John Adams: Doctor Atomic
Stage and Video Director: Peter Sellars
Opus Arte OA 0998 D (2 DVD – 168 min 9 s)
This is a very timely release from Opus Arte because it allows us to catch an American epic on the rise. Doctor Atomic was commissioned by the San Francisco Opera and was first staged there in 2005. This performance, a San Francisco/Chicago/Amsterdam co-production, was recorded in June 2007. The debut of Doctor Atomic at New York’s Metropolitan Opera is imminent and an international live cinema relay from that venue has been announced for November 8. There is a tendency to approach contemporary music with caution, if not downright suspicion. Fear not, because this is opera on a grand scale: an intense music drama with cumulative individual and collective emotional impact.
John Adams has set a blank-verse (with poetic augmentation) libretto by Peter Sellars. Most of the text was extracted verbatim from primary sources, which entails the presentation of far more information than is customary on the opera stage. It is a tribute to the collaboration of Adams and Sellars that this material emerges with impressive clarity in operatic English. The overture plays to a sequence of black and white newsreel footage displaying the ravages of total war and fully mobilized societies. The first scene introduces frenzied activity at the Los Alamos, New Mexico, setting of the Manhattan Project (the codeword for the development of the atomic bomb). It features turba-like choral delivery with dancers in support. The principals exchange lengthy pronouncements in the manner of sprechgesang, conveying their concerns about moral issues, the practical application of new science and the terrifying risks at hand on the eve of the first actual test of the weapon. The libretto is a serious challenge, which could not possibly work without the composer’s valiant-for-truth, rhythmically vital music. This first scene is a 27-minute barrage of tension, which dissolves in the harmony of the second. Away from the crowd, in the Oppenheimer bed chamber, the chief scientist and his wife find consolation in a sequence of achingly beautiful and loving songs. The pattern is maintained through both acts with scenes of buzzing ensembles alternating with intimacy and introspection.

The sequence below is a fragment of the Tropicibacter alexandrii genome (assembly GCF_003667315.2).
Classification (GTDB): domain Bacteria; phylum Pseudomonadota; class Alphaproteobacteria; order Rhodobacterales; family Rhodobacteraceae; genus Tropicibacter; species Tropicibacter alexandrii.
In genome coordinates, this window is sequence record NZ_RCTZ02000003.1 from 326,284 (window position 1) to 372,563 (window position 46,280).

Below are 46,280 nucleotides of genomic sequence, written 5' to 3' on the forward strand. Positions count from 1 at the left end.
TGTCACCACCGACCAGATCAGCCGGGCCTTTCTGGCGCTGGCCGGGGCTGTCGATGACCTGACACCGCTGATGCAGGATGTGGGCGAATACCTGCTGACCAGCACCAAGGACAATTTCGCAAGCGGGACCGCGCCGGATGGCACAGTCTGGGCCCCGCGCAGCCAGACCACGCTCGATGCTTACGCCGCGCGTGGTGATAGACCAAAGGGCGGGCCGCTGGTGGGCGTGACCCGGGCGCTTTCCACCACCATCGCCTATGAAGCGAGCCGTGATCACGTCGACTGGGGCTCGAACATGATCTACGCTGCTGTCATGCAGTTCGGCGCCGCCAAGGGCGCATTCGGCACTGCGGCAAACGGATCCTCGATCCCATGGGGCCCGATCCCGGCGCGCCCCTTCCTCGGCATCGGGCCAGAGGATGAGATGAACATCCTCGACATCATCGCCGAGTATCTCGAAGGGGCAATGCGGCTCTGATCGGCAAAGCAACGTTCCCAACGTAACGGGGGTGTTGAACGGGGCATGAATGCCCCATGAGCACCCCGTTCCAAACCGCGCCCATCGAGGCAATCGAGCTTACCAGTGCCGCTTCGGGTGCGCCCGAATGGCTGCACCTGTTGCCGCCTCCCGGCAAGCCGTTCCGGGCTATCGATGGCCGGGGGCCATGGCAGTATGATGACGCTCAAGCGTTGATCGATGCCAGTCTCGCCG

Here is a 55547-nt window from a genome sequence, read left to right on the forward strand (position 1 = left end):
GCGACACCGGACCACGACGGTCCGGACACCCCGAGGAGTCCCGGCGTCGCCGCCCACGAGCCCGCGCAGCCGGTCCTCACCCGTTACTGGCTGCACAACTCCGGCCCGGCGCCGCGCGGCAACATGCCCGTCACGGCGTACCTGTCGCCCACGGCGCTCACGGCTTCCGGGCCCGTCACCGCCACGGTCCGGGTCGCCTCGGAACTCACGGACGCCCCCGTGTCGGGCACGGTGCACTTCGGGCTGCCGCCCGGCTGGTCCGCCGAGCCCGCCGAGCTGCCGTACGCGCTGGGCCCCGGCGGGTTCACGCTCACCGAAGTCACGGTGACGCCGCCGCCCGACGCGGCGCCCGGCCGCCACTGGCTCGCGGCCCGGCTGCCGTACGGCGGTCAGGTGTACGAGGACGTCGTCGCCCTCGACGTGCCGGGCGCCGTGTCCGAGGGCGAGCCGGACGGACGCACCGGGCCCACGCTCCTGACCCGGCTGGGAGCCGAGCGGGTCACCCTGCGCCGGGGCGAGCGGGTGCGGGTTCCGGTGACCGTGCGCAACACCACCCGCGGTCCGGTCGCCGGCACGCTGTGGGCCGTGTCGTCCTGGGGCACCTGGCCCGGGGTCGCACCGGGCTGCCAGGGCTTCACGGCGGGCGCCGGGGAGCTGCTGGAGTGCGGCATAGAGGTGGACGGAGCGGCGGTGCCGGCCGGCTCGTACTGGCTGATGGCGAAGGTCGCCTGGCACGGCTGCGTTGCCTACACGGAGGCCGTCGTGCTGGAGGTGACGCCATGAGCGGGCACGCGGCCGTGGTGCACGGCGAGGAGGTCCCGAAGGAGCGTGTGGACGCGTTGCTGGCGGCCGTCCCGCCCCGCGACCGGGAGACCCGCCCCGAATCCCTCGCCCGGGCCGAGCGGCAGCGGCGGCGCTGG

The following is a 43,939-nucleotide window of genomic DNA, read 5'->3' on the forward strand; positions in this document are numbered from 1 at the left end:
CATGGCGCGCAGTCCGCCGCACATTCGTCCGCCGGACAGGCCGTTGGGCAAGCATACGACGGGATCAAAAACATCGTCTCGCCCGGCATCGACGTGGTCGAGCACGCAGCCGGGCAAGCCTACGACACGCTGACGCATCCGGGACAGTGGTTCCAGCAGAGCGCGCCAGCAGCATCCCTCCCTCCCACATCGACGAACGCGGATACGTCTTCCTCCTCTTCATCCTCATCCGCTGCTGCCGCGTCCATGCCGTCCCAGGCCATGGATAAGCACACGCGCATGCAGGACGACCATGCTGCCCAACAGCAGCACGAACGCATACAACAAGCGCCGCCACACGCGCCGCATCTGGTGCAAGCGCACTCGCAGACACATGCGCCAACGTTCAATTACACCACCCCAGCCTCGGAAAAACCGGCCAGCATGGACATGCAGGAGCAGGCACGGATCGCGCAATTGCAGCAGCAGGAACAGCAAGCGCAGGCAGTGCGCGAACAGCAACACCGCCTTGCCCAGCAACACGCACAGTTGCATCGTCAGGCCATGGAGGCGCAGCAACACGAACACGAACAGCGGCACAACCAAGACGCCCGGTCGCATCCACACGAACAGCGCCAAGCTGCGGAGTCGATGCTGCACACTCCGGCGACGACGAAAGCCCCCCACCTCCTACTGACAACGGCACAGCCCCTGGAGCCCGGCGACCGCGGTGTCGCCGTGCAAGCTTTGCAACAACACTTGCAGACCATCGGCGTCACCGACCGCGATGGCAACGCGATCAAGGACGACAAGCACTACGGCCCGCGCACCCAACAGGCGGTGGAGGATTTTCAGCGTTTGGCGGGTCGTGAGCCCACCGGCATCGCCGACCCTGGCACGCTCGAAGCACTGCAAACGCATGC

Doctor Atomic further demonstrates the pre-eminence of Gerald Finley in the baritone opera repertory. His range and articulation are truly inspiring. Jessica Rivera is equally impressive as Kitty Oppenheimer. The remainder of the cast is fully committed with not a single weak link. Peter Sellars achieves period authenticity to a remarkable degree and in line with his determination to present the unvarnished facts of the situation. No embellishment is required to reenact a supreme drama, which continues to influence all of our lives. Adams and Sellars render great art at the service of humanity.
- Stephen Habington